Around the Island

Don’t chicken out on the library’s 10th annual Turkey Plunge

Ready, set, plunge! Into ice cold water during The Friends of the Shelter Island Library’s 10th annual Turkey Plunge on Saturday, Nov. 30, at 11 a.m. at Crescent Beach. 

For those who have yet to plunge, the Turkey Plunge is a brief, but frigid dip into the waters of the bay and a Thanksgiving weekend tradition on the Island. Costumes are highly encouraged while plunging and money raised from the entry fees and fundraising efforts benefit library programming all year long.

It’s a tradition that began back in 2009 when Peter and Gail Vielbig’s daughter and grandchildren were visiting for Thanksgiving. 

LESLIE DEL COL PHOTO Peter Vielbig’s grandchildren, Charlotte, Lucy and Peter Del Col at the plunge in 2010.

“My granddaughter, Charlotte — who is now 18 — said we all had to jump into Dering Harbor because her friends were in Nantucket jumping into the water for the Nantucket Library,” Mr. Vielbig told the Reporter in 2017. “Our family all ran into the water here and Gail, Charlotte’s grammy, suggested she take the idea to the library.”

Mr. Vielbig said that Charlotte, who was 10 at the time, did just that. She got her library card and slipped a note into the suggestion box that read, “Why don’t we have a turkey plunge?” That first Turkey Plunge was a success and raised around $12,000 for the library, he said. 

Though Gail Vielbig, who was active with the Friends of the Library, passed away in 2014 (that year’s plunge was dedicated to her), the Turkey Plunge hasn’t frozen yet, raising around $15,000 a year for library programming.

BEVERLEA WALZ PHOTO The Fabulous Five in 2018, who stayed just seconds short of 20 minutes to take the honor of being the last ones out. From left, Amelia Heilbronn, Stella Kekalos, Eveltn Robert, Oliver Marie and Jasper Yang.

“The money the Friends of the Library raises goes to different things the library needs. We funded the children’s section moving downstairs, for example. We also give money every year for extra books to be bought and also some computer programs, such as,” said plunge organizer Andrew Ward, who plunges every year.

According to library directory Terry Lucas, who said she’s “trying to work up the courage to plunge,” the funding also supports the library’s craft programs.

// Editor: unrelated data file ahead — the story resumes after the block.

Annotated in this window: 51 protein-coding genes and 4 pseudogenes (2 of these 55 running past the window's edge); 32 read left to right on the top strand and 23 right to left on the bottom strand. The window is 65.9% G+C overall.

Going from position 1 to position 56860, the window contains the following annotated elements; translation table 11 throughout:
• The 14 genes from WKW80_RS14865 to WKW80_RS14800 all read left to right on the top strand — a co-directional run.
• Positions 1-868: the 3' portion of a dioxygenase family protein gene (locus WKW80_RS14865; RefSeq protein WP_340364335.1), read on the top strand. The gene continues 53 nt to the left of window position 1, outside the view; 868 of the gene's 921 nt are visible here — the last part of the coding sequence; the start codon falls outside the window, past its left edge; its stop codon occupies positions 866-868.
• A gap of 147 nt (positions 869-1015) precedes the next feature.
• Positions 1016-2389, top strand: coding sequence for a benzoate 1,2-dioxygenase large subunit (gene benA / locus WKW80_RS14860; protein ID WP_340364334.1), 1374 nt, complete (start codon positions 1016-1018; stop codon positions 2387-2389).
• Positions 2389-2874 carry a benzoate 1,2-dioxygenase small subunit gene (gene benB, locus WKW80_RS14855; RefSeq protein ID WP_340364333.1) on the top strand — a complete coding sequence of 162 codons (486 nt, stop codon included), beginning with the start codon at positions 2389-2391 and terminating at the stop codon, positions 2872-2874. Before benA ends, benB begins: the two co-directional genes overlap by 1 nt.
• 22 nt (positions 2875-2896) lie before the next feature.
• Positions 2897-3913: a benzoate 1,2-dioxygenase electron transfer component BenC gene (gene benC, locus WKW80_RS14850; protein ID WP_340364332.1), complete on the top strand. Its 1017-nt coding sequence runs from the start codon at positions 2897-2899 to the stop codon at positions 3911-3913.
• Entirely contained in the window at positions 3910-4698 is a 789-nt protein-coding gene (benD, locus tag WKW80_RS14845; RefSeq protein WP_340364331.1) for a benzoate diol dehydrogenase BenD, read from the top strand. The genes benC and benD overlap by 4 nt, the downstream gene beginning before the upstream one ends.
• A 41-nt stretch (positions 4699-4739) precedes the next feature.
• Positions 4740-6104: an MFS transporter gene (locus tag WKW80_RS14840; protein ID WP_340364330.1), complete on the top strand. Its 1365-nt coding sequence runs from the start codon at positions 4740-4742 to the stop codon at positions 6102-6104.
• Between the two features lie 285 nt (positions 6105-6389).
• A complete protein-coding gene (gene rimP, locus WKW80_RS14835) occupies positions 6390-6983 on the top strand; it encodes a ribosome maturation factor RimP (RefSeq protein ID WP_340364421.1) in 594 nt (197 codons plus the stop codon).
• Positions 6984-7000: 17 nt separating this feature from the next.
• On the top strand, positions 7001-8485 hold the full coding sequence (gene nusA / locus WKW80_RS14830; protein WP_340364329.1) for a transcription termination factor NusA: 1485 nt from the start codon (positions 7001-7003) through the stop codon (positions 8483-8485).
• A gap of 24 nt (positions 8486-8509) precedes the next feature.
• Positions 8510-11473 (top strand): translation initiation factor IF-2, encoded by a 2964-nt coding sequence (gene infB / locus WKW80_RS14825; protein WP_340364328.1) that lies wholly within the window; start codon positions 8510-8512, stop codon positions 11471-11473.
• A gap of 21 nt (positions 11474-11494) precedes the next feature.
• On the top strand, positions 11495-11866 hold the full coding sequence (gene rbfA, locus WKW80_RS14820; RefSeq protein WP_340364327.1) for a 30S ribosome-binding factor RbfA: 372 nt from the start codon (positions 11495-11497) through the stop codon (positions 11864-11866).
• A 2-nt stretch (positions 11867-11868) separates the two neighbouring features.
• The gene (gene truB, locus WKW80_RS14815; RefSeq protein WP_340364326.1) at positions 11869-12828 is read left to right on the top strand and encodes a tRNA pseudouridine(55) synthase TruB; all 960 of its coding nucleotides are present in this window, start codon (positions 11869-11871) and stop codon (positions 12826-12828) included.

At this year’s plunge, prizes will be awarded for best costume (male and female), most money raised by an individual, and most money raised by a team. In past years there was a prize for staying in the water the longest, but that was done away with when someone stayed in so long he got hypothermia and EMS volunteers had to help him out. Other prizes will be raffled off so participants should hold onto their registrations which serve as a raffle ticket.

2018’s best costume winners from left to right Heather Brownlie, Daniel Nachumi and Lachlan McCall.

The Friends of the Shelter Island Library is a separate 501c3 corporation which was formed years ago to support the library and provide funds for things which lie outside the library’s annual budget. 

Plunge details:

Plungers may immerge themselves to their ankles, knees or go completely under water. Registration begins at 10 a.m. The entry fee is $25 in advance, $30 at the beach on plunge day and T-shirts and buttons are available for plungers. Costume judging begins at 10:15 a.m. The plunge is held rain, snow or sun and to entice the plungers, complimentary hot cider and donuts will be served. Also available will be cups of chili created by a local chef. Participants can register at the library or online at Return pledges and checks/cash to the library by Friday, November 24. Sponsors can pledge directly to the participant or online.

Turkey (or polar) plunge fun facts:

-Polar Bear Swims have been practiced for well over 100 years in different countries. 

-The first recorded Polar Bear Swim took place in Boston 1904. 

-In Canada plunging into icy water for a swim is a New Year’s Day tradition. Vancouver’s Polar Bear Swim Club has been active since 1920 and has 1,000 to 2,000 registered participants every New Year’s Day.

-The Netherlands appear to have outdone North American plunges, as about 10,000 people have been diving into the icy cold sea water at Scheveningen, The Netherlands’ main beach resort town, every year since 1960. 

-It is estimated that all over the Netherlands, 30,000 people take part in what they call “Nieuwjaarsduik” (New Year’s dive) each year.

-New Year’s Day is thought to be the best day for this kind of swim because it’s believed that after you’ve done that, no challenge the New Year could bring could possible faze you. 

-Plungapalooza, a Special Olympic fundraiser, is the largest polar bear plunge in the United States, held annually at Sandy Point State Park in Maryland. The largest Plungapalooza to date took place in 2008, with an estimated 12,000 people plunging.